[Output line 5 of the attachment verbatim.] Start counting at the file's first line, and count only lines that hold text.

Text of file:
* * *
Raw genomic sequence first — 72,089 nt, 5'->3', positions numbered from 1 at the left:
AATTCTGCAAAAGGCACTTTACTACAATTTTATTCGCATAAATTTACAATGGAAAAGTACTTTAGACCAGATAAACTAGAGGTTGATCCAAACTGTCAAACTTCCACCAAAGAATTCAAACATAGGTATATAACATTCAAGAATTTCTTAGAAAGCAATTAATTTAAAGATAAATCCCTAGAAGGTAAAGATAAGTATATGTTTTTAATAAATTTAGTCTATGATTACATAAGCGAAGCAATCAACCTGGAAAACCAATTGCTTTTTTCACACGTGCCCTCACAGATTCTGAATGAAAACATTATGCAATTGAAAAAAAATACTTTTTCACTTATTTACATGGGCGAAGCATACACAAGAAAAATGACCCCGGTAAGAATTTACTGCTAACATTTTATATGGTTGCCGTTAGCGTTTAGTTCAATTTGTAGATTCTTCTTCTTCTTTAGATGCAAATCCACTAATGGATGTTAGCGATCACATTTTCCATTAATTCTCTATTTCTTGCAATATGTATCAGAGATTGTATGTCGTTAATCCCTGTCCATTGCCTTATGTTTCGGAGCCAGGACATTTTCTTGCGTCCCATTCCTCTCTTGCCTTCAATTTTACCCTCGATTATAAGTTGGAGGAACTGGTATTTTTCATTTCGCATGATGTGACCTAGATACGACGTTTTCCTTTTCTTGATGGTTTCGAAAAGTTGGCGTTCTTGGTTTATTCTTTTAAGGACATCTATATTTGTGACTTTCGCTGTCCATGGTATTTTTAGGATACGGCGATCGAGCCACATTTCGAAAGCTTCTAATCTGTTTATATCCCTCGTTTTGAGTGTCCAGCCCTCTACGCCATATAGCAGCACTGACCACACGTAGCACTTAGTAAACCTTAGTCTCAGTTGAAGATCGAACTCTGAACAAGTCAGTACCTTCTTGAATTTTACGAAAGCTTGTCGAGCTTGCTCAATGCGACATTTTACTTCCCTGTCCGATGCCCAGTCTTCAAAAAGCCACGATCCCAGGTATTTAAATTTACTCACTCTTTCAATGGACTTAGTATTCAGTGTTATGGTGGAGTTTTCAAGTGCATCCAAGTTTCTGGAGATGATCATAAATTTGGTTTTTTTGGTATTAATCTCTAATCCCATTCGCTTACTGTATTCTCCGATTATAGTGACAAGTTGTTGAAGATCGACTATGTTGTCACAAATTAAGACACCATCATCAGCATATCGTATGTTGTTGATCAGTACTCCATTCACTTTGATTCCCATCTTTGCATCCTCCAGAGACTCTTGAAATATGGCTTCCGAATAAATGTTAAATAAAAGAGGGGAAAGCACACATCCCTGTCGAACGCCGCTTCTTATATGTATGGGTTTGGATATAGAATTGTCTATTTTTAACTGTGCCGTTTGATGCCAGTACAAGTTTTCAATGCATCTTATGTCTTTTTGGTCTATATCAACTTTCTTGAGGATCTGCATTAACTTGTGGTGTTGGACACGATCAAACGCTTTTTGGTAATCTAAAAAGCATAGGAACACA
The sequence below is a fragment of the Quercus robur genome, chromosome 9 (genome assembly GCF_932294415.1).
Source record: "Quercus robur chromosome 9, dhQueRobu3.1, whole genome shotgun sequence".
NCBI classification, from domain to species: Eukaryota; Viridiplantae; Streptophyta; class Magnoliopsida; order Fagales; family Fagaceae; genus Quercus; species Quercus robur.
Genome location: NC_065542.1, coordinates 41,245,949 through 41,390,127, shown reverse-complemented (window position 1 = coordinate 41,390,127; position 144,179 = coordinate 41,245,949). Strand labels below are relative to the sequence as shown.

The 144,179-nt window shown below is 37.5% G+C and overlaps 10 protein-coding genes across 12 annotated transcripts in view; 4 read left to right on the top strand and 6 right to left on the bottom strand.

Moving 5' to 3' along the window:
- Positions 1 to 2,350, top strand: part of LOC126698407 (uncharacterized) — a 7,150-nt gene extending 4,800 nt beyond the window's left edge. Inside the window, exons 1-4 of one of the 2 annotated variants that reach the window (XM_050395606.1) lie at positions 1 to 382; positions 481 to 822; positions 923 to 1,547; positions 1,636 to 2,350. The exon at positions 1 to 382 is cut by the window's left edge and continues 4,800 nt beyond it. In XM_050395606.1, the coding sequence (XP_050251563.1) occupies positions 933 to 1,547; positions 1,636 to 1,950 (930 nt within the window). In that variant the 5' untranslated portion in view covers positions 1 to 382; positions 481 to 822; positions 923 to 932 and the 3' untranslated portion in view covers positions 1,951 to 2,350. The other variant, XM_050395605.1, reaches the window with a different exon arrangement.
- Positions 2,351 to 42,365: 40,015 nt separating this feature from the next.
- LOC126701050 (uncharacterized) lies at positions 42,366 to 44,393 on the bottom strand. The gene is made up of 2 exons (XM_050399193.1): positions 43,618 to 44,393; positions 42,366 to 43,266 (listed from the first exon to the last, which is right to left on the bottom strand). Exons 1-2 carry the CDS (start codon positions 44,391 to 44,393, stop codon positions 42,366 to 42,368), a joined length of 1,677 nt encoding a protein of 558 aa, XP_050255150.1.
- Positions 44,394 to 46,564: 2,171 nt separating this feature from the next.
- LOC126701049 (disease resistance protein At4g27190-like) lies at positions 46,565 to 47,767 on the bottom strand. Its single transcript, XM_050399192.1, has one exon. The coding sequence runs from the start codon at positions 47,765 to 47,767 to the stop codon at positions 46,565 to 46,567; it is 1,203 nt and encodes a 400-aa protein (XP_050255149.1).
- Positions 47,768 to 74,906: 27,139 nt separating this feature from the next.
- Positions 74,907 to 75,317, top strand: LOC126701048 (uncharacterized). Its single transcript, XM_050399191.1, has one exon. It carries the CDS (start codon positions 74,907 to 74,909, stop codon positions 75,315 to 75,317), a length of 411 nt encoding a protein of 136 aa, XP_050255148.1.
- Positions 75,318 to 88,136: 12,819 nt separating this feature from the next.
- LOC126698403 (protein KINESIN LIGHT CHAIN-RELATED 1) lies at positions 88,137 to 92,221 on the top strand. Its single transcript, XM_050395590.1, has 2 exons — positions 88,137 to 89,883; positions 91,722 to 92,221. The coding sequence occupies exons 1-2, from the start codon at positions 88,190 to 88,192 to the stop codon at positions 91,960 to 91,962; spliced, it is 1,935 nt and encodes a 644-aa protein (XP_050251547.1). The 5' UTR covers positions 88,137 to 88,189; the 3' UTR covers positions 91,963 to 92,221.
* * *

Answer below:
NCBI classification, from domain to species: Eukaryota; Viridiplantae; Streptophyta; class Magnoliopsida; order Fagales; family Fagaceae; genus Quercus; species Quercus robur.